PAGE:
Types of Headaches
Secondary Headache TypesLike other types of pain, headaches can serve as warning signals of more serious conditions. This is the case with some types of secondary headaches, which are headaches caused by an underlying condition. Many conditions can cause headaches, including those related to meningitis, as well as those resulting from diseases of the sinuses, spine, neck, ears, and teeth. Other possible types of secondary headaches include those caused by:
- Mini-strokes (transient ischemic attacks or TIAs)
- Seizures (postictal headaches)
- High blood pressure (hypertension)
- Brain tumors
- Brain abscesses, which are pockets of pus inside of the brain
- Bleeding inside of the brain, such as with a subdural hematoma
- Acute iritis
- Temporal arteritis (giant cell arteritis)
- Subarachnoid hemorrhage, which is bleeding into the space just outside of the brain
- Pseudotumor cerebri, which a condition in which pressure builds up inside of the brain because of an increase in fluid.
Secondary headaches can also occur:
- Following a lumbar puncture or spinal anesthesia (which can result in spinal headaches)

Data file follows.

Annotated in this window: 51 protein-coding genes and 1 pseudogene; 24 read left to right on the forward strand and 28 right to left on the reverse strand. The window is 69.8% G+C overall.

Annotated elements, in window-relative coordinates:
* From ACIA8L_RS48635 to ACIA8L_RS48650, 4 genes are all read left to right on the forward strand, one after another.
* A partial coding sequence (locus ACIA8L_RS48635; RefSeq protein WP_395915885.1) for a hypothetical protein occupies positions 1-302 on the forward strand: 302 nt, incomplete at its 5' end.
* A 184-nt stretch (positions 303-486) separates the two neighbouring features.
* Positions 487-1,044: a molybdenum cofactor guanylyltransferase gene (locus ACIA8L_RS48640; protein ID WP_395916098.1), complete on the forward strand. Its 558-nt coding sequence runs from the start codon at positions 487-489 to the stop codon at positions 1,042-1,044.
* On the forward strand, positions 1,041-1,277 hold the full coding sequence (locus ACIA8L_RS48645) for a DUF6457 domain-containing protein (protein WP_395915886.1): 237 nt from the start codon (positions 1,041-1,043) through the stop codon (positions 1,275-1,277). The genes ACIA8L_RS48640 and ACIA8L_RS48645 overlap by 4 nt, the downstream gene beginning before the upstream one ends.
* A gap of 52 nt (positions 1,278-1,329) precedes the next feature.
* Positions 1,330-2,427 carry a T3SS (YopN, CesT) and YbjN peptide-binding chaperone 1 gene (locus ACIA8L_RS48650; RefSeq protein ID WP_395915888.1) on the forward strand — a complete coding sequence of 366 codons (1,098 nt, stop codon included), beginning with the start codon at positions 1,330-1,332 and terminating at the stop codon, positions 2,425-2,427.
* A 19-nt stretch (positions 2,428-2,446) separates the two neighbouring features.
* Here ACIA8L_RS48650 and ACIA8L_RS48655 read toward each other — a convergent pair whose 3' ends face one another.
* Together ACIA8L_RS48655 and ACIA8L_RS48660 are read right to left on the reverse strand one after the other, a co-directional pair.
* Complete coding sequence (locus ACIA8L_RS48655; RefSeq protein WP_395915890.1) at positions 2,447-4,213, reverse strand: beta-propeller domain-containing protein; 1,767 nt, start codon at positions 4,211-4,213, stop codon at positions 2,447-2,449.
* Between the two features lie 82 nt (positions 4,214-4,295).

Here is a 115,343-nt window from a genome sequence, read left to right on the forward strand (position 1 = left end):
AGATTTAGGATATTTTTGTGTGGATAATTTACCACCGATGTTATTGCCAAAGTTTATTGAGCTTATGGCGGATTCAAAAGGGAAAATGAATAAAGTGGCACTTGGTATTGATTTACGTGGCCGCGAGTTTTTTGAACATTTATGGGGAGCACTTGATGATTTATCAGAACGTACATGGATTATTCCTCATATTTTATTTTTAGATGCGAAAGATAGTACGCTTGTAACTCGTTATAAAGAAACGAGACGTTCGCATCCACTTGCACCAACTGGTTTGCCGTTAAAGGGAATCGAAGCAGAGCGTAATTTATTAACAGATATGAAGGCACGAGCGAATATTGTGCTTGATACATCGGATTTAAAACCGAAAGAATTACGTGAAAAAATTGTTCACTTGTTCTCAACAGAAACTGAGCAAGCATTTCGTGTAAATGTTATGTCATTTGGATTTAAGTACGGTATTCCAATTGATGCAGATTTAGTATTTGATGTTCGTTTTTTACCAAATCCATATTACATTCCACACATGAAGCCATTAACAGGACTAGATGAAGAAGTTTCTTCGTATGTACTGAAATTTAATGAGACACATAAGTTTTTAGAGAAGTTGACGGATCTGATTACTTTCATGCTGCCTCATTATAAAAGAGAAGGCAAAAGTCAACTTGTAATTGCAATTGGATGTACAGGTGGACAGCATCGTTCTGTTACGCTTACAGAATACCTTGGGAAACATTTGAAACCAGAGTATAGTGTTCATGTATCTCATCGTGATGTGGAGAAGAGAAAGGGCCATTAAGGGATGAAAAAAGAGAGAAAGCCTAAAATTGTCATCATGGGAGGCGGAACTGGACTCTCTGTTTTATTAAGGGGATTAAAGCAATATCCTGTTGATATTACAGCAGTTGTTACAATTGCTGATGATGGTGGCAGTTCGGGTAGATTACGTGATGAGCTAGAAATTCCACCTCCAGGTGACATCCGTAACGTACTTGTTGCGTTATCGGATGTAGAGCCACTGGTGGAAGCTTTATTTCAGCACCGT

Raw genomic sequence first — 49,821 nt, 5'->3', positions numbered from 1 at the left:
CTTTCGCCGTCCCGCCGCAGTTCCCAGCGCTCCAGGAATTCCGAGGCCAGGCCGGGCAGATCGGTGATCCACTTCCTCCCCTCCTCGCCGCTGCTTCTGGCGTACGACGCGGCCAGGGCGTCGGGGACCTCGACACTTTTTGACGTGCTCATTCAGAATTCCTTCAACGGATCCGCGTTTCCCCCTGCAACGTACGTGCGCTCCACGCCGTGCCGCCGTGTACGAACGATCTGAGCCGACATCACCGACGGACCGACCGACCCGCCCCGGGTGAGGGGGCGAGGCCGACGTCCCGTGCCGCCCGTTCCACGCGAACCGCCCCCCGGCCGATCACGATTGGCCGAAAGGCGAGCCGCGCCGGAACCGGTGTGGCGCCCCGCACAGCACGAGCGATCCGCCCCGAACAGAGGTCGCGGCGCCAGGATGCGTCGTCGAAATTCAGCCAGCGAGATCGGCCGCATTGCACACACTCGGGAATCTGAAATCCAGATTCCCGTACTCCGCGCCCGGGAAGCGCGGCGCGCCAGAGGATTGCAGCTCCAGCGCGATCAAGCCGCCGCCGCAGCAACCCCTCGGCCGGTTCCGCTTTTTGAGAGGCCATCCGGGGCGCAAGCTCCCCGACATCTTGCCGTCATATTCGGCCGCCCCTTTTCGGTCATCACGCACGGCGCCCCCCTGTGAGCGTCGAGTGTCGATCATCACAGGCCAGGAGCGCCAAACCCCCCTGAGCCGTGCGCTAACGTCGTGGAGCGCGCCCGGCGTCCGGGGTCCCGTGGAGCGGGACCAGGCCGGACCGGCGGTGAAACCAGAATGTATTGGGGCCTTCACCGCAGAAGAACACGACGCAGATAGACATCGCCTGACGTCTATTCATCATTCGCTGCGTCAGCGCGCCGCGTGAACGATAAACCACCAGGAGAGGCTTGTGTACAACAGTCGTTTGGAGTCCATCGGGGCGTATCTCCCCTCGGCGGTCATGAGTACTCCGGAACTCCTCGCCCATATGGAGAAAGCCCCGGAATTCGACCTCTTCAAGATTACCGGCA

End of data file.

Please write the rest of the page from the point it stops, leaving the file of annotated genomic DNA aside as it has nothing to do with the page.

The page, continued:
- During or following intercourse (which can result in coital headaches or orgasm headaches)
- Following a concussion or other head injury (which can result in postconcussion headaches)
- As part of certain medical conditions, such as inflammatory bowel disease (Crohn's disease or ulcerative colitis), systemic lupus erythematosus, Hashimoto's thyroiditis, pheochromocytoma, or HIV/AIDS
- As a result of certain types of infections, such as ear infections, strep throat, sinus infections (which can result in sinus headaches), Lyme disease, or the flu.
Because headaches can be caused by underlying medical problems, make sure to see your healthcare provider if your attacks:
- Start after age 50
- Are different or more severe than past attacks
- Are triggered by coughing or bending
- Are linked to a stiff neck and a fever
- Are accompanied by blurred vision, slurred speech, numbness, tingling, muscle weakness, or convulsions
- Make it difficult for you to think or remember
- Cause severe vomiting
- Follow a severe head injury.
Children with recurring headaches should also see a healthcare provider.